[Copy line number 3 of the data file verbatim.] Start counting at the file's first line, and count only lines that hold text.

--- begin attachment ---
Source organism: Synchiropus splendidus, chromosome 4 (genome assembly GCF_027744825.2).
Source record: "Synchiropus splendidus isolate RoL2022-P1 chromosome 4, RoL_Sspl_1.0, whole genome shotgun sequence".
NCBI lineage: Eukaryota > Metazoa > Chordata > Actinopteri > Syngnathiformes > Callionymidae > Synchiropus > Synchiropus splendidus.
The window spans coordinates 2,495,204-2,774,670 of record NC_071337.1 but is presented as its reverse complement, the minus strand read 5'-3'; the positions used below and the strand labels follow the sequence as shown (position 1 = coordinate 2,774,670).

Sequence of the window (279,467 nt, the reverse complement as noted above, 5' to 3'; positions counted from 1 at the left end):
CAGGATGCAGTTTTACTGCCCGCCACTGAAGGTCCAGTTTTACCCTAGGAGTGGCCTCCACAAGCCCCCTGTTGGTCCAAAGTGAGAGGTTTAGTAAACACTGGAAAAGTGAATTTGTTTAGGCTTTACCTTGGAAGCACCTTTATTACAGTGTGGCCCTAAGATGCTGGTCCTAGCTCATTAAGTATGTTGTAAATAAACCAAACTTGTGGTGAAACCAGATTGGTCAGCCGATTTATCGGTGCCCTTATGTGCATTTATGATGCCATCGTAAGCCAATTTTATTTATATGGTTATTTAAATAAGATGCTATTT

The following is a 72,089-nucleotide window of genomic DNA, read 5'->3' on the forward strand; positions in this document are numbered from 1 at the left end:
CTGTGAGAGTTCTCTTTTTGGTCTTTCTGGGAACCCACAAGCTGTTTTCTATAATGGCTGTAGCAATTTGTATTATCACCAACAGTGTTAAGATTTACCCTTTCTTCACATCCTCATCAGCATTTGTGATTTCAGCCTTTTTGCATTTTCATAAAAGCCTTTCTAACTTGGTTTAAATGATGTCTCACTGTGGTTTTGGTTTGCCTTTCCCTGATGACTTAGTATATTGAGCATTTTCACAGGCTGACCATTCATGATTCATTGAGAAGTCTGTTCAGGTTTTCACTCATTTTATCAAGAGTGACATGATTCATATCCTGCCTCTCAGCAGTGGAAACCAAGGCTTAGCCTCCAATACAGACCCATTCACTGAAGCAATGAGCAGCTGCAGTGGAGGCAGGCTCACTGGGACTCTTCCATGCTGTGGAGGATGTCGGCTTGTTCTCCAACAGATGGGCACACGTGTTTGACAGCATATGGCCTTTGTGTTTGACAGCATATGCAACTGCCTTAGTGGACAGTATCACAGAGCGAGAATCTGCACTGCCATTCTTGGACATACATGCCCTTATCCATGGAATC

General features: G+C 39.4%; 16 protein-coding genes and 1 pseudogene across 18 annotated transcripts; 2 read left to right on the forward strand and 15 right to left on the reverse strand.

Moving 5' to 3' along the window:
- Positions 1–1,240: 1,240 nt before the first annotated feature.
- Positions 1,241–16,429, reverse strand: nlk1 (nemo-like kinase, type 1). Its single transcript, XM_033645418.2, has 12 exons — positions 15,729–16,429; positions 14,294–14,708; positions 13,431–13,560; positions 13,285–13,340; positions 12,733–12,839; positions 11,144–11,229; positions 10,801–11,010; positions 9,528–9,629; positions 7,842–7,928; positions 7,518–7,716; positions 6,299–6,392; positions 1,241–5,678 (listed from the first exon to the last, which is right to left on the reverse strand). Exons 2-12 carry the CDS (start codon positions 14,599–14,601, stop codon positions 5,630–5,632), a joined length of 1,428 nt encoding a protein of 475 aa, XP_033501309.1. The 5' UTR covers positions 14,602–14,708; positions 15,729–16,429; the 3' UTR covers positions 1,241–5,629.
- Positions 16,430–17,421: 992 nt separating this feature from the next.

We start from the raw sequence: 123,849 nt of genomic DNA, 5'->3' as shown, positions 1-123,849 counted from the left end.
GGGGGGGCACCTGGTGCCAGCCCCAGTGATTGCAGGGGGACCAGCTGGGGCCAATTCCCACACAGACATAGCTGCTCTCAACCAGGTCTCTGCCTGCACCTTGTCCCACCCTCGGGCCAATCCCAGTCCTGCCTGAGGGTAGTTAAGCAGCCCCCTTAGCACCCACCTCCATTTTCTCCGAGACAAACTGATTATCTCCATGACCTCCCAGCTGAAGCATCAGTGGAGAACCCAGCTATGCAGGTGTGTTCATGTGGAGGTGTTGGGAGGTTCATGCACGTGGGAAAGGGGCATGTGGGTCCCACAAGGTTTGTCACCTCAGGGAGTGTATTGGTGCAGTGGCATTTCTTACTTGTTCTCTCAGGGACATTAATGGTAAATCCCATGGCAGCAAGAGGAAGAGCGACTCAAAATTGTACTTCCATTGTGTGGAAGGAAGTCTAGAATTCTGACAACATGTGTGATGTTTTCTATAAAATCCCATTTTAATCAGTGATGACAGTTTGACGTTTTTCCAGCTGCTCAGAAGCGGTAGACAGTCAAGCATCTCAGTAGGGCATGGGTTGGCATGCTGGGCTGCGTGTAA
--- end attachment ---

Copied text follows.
NCBI lineage: Eukaryota > Metazoa > Chordata > Actinopteri > Syngnathiformes > Callionymidae > Synchiropus > Synchiropus splendidus.